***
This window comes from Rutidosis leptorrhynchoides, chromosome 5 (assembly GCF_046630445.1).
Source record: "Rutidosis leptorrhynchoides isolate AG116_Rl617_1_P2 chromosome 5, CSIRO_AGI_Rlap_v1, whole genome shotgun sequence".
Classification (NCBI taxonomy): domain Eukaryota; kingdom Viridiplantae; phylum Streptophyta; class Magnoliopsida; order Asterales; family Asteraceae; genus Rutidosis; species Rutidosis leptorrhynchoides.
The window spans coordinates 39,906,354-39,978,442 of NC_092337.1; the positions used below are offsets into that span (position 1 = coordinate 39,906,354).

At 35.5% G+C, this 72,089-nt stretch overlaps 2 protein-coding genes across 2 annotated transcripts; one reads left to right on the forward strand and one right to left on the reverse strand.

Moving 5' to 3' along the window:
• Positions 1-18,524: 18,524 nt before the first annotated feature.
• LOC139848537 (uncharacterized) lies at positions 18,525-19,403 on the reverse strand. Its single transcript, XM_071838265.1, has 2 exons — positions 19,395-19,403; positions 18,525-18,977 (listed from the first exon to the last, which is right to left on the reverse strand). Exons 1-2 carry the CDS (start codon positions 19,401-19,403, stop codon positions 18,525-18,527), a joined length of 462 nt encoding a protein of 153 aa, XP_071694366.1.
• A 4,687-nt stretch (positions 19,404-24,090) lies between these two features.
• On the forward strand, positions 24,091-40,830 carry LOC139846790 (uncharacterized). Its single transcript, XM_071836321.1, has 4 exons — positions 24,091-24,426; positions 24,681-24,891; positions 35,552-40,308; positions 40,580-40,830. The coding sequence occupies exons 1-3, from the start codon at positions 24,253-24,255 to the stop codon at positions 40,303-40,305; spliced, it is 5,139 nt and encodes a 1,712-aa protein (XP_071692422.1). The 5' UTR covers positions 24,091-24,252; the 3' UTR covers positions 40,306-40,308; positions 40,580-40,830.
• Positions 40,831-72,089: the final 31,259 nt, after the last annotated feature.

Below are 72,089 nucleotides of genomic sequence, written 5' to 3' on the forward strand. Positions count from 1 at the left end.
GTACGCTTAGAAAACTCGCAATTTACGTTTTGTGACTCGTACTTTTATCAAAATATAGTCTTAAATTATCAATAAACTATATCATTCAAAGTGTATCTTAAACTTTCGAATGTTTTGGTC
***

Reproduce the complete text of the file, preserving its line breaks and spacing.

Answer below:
This window comes from Rutidosis leptorrhynchoides, chromosome 5 (assembly GCF_046630445.1).
Source record: "Rutidosis leptorrhynchoides isolate AG116_Rl617_1_P2 chromosome 5, CSIRO_AGI_Rlap_v1, whole genome shotgun sequence".
Classification (NCBI taxonomy): domain Eukaryota; kingdom Viridiplantae; phylum Streptophyta; class Magnoliopsida; order Asterales; family Asteraceae; genus Rutidosis; species Rutidosis leptorrhynchoides.
The window spans coordinates 39,906,354-39,978,442 of NC_092337.1; the positions used below are offsets into that span (position 1 = coordinate 39,906,354).

At 35.5% G+C, this 72,089-nt stretch overlaps 2 protein-coding genes across 2 annotated transcripts; one reads left to right on the forward strand and one right to left on the reverse strand.

Moving 5' to 3' along the window:
• Positions 1-18,524: 18,524 nt before the first annotated feature.
• LOC139848537 (uncharacterized) lies at positions 18,525-19,403 on the reverse strand. Its single transcript, XM_071838265.1, has 2 exons — positions 19,395-19,403; positions 18,525-18,977 (listed from the first exon to the last, which is right to left on the reverse strand). Exons 1-2 carry the CDS (start codon positions 19,401-19,403, stop codon positions 18,525-18,527), a joined length of 462 nt encoding a protein of 153 aa, XP_071694366.1.
• A 4,687-nt stretch (positions 19,404-24,090) lies between these two features.
• On the forward strand, positions 24,091-40,830 carry LOC139846790 (uncharacterized). Its single transcript, XM_071836321.1, has 4 exons — positions 24,091-24,426; positions 24,681-24,891; positions 35,552-40,308; positions 40,580-40,830. The coding sequence occupies exons 1-3, from the start codon at positions 24,253-24,255 to the stop codon at positions 40,303-40,305; spliced, it is 5,139 nt and encodes a 1,712-aa protein (XP_071692422.1). The 5' UTR covers positions 24,091-24,252; the 3' UTR covers positions 40,306-40,308; positions 40,580-40,830.
• Positions 40,831-72,089: the final 31,259 nt, after the last annotated feature.

Below are 72,089 nucleotides of genomic sequence, written 5' to 3' on the forward strand. Positions count from 1 at the left end.
GTACGCTTAGAAAACTCGCAATTTACGTTTTGTGACTCGTACTTTTATCAAAATATAGTCTTAAATTATCAATAAACTATATCATTCAAAGTGTATCTTAAACTTTCGAATGTTTTGGTC